The next thing you have to do is seek an understanding that harmonizes all of Scripture: not just parts of it, but all of it!  This is the part that causes the most trouble for us.  The Bible contains many a great deal of information, and many prophecies.  It all works together, so we have to look for an understanding that harmonizes the entire Bible.  When we think we have found a contradiction, if we keep studying, we will generally find that it wasn’t a contradiction at all.  We simply did not understand the Scriptures correctly.  But when we do understand correctly, we will see how all the pieces are actually connected, like individual threads weaved into a single picture on a tapestry.  This is actually one of the most powerful tools for guiding us in our studies.  When the things we are reasonably sure we understand all make perfect sense to us, and we cannot find anything in Scripture that contradicts our understanding, we can be confident that we are seeing the picture correctly.  It can even help us answer some of those unanswered questions.  But we have to be careful to check everything we think we understand against the whole of Scripture to be sure.  This is also why we assume the Bible is correct, so that we will keep looking for answers that do not contradict, rather than accepting the first surface appearance of a contradiction and telling ourselves that we have just ‘proven’ the Bible to be wrong.  Because, in every case I have encountered, it is the person who thinks they have found a contradiction who is actually wrong.

Finally, and especially so when dealing with prophecy, we will have to look outside of Scripture, to the material world.  We must do this so we can test the prophecies.  If the events prophecy tells us will happen never happen, or do not happen in the way prophecy tells us they will, then we may have reason to question the validity of that prophecy (keep in mind, we may also have a bad understanding of that prophecy).  However, any time we go outside Scripture, we must be very, very careful.  Never forget that, ultimately, we are dealing with the Spiritual, eternal world, and that we cannot see this world.  But this does not mean that it doesn’t influence our world, or that we cannot see evidence of this influence because it does and we can!  You just have to understand how the Spiritual world manifests itself in this one.  For example: the infamous number of the antichrist, 666.  For hundreds of years, people have been ‘definitively’ identifying the antichrist.  Nero, Reagan, Bush, Gorbachev, Obama, etc.: all have been ‘definitively’ identified as having a name that equates to the number 666.  So there we go: ‘proof’ that the prophecy is wrong and, therefore, so is the Bible.  Right?  Wrong!  As we will soon see, there is a problem with the common understanding of this prophecy.  Once we have a proper understanding of antichrist, we will find that the number can and does apply to many people, not just one.  Furthermore, it applies to a period, or age, not just a few years.  This is why so many people have been identified as antichrist over the past two thousand years: because the prophecy actually covers many people over a long period of time.We just haven’t understood the prophecy correctly because we have not understood the language, nor have we tried to understand it in a way that fits with the rest of Scripture.   This is also connected to the ‘cycles’ we see in history.  People outside the Bible have noticed the repeating patterns, and they have presented many ways to explain them, but they are just the manifestations of the Spiritual realm revealing themselves in this world, and as we are about to see, they do so exactly as the Bible tells us they will.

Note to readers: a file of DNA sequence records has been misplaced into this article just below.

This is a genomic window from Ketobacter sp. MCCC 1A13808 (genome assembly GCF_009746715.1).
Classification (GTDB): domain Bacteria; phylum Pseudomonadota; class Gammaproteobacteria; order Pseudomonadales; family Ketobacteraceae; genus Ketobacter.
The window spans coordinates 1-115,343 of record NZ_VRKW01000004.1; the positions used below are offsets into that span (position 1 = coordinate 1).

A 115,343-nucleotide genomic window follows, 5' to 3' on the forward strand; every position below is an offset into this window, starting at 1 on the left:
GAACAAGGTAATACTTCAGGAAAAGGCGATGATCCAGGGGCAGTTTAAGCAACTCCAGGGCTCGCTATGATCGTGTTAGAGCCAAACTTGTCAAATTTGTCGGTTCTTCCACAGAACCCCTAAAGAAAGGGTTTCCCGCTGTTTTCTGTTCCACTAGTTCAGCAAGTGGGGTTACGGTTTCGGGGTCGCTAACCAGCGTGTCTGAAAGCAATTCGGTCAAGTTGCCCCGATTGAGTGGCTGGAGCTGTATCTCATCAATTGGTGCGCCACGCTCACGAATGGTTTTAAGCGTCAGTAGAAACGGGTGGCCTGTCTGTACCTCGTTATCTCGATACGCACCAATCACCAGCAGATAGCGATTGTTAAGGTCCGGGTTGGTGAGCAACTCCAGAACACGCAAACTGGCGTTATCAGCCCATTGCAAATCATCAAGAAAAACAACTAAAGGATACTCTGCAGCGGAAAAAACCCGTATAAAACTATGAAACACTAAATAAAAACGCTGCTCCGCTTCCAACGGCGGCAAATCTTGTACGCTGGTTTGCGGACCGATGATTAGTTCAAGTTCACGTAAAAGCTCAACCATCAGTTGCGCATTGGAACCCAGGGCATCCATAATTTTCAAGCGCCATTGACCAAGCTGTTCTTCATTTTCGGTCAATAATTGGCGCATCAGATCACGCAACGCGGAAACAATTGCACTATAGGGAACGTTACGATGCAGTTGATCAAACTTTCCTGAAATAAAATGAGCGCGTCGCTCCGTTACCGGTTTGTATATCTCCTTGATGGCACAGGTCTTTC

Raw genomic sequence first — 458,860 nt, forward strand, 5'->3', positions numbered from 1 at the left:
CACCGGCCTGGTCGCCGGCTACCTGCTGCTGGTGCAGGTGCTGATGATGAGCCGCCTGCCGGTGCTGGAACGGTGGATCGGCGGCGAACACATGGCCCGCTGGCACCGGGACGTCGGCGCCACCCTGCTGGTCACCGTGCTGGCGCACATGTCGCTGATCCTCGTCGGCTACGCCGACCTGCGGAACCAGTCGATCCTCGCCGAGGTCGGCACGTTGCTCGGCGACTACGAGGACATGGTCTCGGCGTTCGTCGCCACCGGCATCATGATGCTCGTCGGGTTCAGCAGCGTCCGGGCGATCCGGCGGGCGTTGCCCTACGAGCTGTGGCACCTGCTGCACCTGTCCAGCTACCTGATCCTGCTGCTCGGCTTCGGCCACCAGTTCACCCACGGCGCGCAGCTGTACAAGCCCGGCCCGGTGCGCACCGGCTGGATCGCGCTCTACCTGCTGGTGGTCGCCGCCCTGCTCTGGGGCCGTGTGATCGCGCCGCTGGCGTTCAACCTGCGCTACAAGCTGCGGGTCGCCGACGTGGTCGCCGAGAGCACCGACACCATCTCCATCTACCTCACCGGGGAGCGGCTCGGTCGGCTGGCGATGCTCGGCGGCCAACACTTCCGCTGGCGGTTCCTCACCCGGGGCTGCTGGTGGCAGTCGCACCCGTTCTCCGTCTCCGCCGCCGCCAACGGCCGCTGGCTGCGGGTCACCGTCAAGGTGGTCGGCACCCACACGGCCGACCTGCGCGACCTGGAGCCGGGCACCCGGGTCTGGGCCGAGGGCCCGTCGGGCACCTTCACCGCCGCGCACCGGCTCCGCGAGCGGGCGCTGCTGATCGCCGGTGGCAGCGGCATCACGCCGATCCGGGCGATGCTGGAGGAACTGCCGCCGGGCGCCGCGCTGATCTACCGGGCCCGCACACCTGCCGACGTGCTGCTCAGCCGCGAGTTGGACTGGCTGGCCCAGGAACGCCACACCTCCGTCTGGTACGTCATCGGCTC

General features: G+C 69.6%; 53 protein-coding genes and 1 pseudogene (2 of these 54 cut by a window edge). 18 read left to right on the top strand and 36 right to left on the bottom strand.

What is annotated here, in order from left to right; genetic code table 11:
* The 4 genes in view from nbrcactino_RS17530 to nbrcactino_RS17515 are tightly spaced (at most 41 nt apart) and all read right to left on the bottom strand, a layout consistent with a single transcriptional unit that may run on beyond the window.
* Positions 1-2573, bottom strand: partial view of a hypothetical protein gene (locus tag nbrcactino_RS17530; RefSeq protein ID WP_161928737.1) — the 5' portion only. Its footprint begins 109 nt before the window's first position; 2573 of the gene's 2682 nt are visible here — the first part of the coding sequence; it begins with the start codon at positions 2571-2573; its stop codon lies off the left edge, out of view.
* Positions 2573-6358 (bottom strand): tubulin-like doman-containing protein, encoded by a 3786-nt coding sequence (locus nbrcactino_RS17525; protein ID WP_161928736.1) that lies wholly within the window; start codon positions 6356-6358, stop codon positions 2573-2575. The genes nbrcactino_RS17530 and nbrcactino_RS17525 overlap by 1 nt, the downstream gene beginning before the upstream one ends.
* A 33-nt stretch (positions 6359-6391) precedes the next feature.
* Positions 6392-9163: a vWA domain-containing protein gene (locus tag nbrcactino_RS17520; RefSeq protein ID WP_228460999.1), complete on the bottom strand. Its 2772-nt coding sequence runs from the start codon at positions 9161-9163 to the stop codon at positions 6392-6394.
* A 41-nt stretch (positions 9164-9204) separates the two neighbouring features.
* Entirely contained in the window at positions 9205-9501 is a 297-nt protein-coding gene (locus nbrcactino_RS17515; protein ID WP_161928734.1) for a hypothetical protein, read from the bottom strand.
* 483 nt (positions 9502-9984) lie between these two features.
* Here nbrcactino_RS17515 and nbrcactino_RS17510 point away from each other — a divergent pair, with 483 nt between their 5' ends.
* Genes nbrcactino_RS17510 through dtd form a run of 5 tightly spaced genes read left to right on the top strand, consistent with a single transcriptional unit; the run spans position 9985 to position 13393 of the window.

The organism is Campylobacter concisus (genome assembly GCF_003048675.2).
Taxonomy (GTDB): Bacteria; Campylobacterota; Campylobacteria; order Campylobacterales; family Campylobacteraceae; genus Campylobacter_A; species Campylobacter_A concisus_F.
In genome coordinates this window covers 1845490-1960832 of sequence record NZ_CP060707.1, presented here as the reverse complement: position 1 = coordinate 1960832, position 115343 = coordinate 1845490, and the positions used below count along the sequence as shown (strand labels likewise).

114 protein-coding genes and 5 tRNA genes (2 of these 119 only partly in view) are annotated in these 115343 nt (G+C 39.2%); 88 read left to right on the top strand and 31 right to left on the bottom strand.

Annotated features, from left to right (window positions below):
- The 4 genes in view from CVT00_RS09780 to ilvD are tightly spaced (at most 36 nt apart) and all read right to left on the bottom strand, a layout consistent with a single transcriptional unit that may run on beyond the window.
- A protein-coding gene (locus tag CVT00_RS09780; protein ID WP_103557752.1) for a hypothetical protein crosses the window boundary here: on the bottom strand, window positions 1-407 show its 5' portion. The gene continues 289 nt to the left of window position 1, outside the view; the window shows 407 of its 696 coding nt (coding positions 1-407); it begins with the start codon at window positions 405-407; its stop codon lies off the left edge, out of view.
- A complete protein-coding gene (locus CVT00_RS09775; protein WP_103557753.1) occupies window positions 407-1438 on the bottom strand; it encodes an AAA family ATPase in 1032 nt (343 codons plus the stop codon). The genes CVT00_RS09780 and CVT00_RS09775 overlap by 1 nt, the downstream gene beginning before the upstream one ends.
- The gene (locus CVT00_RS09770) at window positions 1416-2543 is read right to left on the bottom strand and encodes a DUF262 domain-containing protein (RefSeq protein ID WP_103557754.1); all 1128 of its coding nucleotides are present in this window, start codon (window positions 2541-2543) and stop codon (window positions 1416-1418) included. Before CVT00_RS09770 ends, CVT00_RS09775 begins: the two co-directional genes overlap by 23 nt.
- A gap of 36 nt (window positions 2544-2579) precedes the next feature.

So, with all this behind us, are you ready to join me as we take a new look at the end times prophecies in the Bible?  If so, let’s start by looking at a huge end times myth (i.e. Satanic lie).